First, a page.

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Win32 process suspend/resume tool

, 3 Oct 2002 CPOL
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A small handy command line tool for suspending/resuming the running of entire processes on Windows

Why pause and resume processes?

Anyone using the Windows NT product line (Windows 2000 and Windows XP) must have used the task manager utility. This utility, activated by pressing CTRL+SHIFT+ESC, brings up a list of the active processes and allows you several actions for controlling them: starting new processes, stopping processes and setting their priority. When you have some process that is taking a lot of resources (normally CPU time), you can easily assign it the lowest priority and the system will take care of assigning only the remaining resources or the "idle time" on the machine.

Well, a feature I always missed from Windows and present on other operating systems is the ability of pausing and resuming a process. Some daily situations you could face where this feature would be useful (actually, the ones I use it for):

  • You have a time-consuming operation, e.g. a big build, and want to pause it for doing something quickly and resuming it after doing this
  • You have some P2P software or download running and want to pause and resume it without reconnecting and want to browse some pages quickly
  • A program starts a disk trashing operation and you want to send and e-mail
  • A program starts working in a way it shouldn't for just a moment and you want to attach a debugger to it
  • You have a buggy process running and want to kill it fast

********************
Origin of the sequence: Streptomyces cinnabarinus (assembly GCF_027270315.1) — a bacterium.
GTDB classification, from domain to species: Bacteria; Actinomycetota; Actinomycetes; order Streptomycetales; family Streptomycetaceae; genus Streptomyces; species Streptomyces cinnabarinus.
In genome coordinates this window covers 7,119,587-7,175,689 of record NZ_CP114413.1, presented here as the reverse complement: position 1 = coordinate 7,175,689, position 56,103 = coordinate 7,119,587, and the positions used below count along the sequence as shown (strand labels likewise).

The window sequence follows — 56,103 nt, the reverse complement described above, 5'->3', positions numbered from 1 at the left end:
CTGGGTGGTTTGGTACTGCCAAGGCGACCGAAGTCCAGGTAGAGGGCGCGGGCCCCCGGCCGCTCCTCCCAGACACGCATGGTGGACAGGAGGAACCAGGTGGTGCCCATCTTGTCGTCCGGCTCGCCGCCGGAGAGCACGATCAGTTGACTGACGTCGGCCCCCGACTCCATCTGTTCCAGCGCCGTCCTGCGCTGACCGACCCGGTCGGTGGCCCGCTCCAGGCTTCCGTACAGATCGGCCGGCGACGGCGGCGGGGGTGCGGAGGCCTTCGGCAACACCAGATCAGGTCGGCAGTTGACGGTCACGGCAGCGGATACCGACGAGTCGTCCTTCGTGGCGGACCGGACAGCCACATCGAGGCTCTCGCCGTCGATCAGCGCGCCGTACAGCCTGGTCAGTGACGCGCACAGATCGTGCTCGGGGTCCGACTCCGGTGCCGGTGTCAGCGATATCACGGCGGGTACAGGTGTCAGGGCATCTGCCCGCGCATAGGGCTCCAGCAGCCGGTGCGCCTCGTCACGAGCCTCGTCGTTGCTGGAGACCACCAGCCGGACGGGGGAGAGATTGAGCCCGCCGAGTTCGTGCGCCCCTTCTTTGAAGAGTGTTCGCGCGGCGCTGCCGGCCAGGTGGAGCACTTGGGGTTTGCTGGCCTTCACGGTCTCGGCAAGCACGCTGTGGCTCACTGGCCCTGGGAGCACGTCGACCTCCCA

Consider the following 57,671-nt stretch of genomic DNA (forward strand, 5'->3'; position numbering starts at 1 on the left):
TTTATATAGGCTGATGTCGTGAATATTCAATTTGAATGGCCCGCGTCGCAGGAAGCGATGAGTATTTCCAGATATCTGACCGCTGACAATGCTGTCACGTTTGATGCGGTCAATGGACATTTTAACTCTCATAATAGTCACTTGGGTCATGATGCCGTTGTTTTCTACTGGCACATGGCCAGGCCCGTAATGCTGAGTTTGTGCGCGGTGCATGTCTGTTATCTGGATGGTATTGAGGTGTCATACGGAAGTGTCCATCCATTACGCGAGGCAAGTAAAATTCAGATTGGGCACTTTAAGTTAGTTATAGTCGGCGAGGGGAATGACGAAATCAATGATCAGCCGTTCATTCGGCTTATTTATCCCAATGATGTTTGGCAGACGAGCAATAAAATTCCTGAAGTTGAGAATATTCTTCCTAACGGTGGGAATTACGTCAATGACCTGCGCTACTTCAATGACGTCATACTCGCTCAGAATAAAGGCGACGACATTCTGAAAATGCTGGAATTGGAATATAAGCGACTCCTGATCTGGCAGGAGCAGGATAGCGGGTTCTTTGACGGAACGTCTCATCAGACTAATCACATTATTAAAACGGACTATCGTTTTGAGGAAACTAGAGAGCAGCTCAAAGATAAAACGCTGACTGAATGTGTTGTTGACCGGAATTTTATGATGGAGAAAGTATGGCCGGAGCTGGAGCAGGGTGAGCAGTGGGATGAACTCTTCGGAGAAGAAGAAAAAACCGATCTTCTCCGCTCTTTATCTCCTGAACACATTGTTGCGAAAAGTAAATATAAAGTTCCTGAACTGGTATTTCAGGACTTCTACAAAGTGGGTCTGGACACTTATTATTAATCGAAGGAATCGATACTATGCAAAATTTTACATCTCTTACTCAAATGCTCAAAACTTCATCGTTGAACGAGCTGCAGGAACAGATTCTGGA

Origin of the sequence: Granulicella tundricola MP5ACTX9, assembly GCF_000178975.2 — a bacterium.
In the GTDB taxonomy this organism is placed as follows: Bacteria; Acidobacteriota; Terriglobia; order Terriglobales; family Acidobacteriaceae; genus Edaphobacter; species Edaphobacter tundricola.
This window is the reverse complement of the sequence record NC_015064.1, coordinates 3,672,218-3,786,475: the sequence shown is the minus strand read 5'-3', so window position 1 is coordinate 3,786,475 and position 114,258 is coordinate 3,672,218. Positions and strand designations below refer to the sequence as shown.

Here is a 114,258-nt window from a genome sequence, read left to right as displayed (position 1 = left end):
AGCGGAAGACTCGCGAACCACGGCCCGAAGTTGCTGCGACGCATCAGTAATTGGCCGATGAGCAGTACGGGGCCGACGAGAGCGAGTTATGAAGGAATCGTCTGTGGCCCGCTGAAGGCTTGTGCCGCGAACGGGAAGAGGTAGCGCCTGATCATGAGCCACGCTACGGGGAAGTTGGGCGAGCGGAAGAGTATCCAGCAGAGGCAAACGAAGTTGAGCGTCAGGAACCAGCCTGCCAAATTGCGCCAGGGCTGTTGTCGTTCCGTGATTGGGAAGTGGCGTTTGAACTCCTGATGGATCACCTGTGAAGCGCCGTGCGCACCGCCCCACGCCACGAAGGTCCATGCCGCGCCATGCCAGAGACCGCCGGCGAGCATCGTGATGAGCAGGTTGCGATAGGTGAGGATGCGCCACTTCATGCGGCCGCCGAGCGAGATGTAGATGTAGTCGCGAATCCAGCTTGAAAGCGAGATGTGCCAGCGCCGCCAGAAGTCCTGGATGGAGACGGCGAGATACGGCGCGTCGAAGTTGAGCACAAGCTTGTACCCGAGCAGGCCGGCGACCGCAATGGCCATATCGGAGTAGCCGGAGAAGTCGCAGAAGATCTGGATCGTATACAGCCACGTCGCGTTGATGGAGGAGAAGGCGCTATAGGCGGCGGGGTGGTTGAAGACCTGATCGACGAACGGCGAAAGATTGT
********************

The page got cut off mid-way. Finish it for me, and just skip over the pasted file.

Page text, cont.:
How it is done

The main problem is: there is no SuspendProcess API function. And there is no documented or safe way of doing this.

The only simple way of doing this is via SuspendThread/ResumeThread. This pair of API functions allows you to suspend and resume a thread. More than that, for the sake of safety, they maintain an internal "suspend count'. Each time you call SuspendThread, it increments this counter. ResumeThread, on the other hand, decreases this counter. If this was not done this way, the caller of SuspendThread would have no way of knowing how to restore the original state of the thread. Calling ResumeThread after calling SuspendThread effectively restores the original thread's state.

Knowing this, it is very straightforward suspending a process: it is just a matter of listing all the threads on a process, opening a handle for each of them and calling SuspendThread. The resuming is done the same way.

The ToolHelp32 API has functions for easily listing threads and processes on a system. Actually, there are two functions that do this on my code that were shamelessly borrowed from MSDN samples.

So, I wrote this little command line utility (I have an idea for integrating it with the task manager, but I have not the time for doing it right now).

How to use it